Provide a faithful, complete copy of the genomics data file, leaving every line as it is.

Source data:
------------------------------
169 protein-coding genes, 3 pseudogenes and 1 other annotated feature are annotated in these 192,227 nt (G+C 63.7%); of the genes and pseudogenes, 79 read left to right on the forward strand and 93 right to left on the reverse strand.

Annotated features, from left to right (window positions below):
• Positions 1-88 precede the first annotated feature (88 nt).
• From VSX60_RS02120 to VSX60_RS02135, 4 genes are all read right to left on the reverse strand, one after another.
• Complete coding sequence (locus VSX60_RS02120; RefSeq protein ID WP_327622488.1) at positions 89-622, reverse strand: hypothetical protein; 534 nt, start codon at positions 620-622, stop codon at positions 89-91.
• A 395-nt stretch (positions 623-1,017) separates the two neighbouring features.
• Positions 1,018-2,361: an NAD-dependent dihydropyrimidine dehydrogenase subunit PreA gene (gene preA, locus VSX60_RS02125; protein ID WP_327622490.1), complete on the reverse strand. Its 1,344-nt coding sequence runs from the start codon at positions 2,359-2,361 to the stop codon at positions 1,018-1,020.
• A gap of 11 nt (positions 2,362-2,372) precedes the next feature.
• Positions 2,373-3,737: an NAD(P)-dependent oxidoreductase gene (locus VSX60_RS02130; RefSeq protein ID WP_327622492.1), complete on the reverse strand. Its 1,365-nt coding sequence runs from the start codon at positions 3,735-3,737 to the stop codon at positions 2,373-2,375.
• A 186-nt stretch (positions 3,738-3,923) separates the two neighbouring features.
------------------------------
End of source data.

169 protein-coding genes, 3 pseudogenes and 1 other annotated feature are annotated in these 192,227 nt (G+C 63.7%); of the genes and pseudogenes, 79 read left to right on the forward strand and 93 right to left on the reverse strand.

Annotated features, from left to right (window positions below):
• Positions 1-88 precede the first annotated feature (88 nt).
• From VSX60_RS02120 to VSX60_RS02135, 4 genes are all read right to left on the reverse strand, one after another.
• Complete coding sequence (locus VSX60_RS02120; RefSeq protein ID WP_327622488.1) at positions 89-622, reverse strand: hypothetical protein; 534 nt, start codon at positions 620-622, stop codon at positions 89-91.
• A 395-nt stretch (positions 623-1,017) separates the two neighbouring features.
• Positions 1,018-2,361: an NAD-dependent dihydropyrimidine dehydrogenase subunit PreA gene (gene preA, locus VSX60_RS02125; protein ID WP_327622490.1), complete on the reverse strand. Its 1,344-nt coding sequence runs from the start codon at positions 2,359-2,361 to the stop codon at positions 1,018-1,020.
• A gap of 11 nt (positions 2,362-2,372) precedes the next feature.
• Positions 2,373-3,737: an NAD(P)-dependent oxidoreductase gene (locus VSX60_RS02130; RefSeq protein ID WP_327622492.1), complete on the reverse strand. Its 1,365-nt coding sequence runs from the start codon at positions 3,735-3,737 to the stop codon at positions 2,373-2,375.
• A 186-nt stretch (positions 3,738-3,923) separates the two neighbouring features.